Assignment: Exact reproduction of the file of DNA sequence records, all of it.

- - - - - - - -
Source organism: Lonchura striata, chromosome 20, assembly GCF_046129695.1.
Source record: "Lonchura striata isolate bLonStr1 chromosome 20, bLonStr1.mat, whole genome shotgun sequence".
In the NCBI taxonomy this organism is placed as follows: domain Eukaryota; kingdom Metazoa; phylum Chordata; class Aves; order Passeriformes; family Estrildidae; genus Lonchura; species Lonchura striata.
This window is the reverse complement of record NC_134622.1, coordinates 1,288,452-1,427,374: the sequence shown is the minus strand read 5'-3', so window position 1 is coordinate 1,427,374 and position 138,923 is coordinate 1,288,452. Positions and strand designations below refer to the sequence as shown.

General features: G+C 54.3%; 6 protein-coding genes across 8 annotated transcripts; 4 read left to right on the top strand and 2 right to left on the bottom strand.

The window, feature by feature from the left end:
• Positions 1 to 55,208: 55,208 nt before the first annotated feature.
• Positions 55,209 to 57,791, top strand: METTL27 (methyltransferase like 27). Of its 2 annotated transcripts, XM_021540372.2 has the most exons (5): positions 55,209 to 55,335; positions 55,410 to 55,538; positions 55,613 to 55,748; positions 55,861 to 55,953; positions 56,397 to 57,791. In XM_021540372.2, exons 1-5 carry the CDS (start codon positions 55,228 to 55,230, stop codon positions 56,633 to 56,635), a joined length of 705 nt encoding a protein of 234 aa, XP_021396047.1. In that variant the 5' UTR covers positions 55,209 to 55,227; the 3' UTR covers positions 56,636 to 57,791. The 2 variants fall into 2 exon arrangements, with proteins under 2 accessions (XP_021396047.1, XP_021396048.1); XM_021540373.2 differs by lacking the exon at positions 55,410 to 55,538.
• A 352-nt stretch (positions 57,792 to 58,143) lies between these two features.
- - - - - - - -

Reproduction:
Source organism: Lonchura striata, chromosome 20, assembly GCF_046129695.1.
Source record: "Lonchura striata isolate bLonStr1 chromosome 20, bLonStr1.mat, whole genome shotgun sequence".
In the NCBI taxonomy this organism is placed as follows: domain Eukaryota; kingdom Metazoa; phylum Chordata; class Aves; order Passeriformes; family Estrildidae; genus Lonchura; species Lonchura striata.
This window is the reverse complement of record NC_134622.1, coordinates 1,288,452-1,427,374: the sequence shown is the minus strand read 5'-3', so window position 1 is coordinate 1,427,374 and position 138,923 is coordinate 1,288,452. Positions and strand designations below refer to the sequence as shown.

General features: G+C 54.3%; 6 protein-coding genes across 8 annotated transcripts; 4 read left to right on the top strand and 2 right to left on the bottom strand.

The window, feature by feature from the left end:
• Positions 1 to 55,208: 55,208 nt before the first annotated feature.
• Positions 55,209 to 57,791, top strand: METTL27 (methyltransferase like 27). Of its 2 annotated transcripts, XM_021540372.2 has the most exons (5): positions 55,209 to 55,335; positions 55,410 to 55,538; positions 55,613 to 55,748; positions 55,861 to 55,953; positions 56,397 to 57,791. In XM_021540372.2, exons 1-5 carry the CDS (start codon positions 55,228 to 55,230, stop codon positions 56,633 to 56,635), a joined length of 705 nt encoding a protein of 234 aa, XP_021396047.1. In that variant the 5' UTR covers positions 55,209 to 55,227; the 3' UTR covers positions 56,636 to 57,791. The 2 variants fall into 2 exon arrangements, with proteins under 2 accessions (XP_021396047.1, XP_021396048.1); XM_021540373.2 differs by lacking the exon at positions 55,410 to 55,538.
• A 352-nt stretch (positions 57,792 to 58,143) lies between these two features.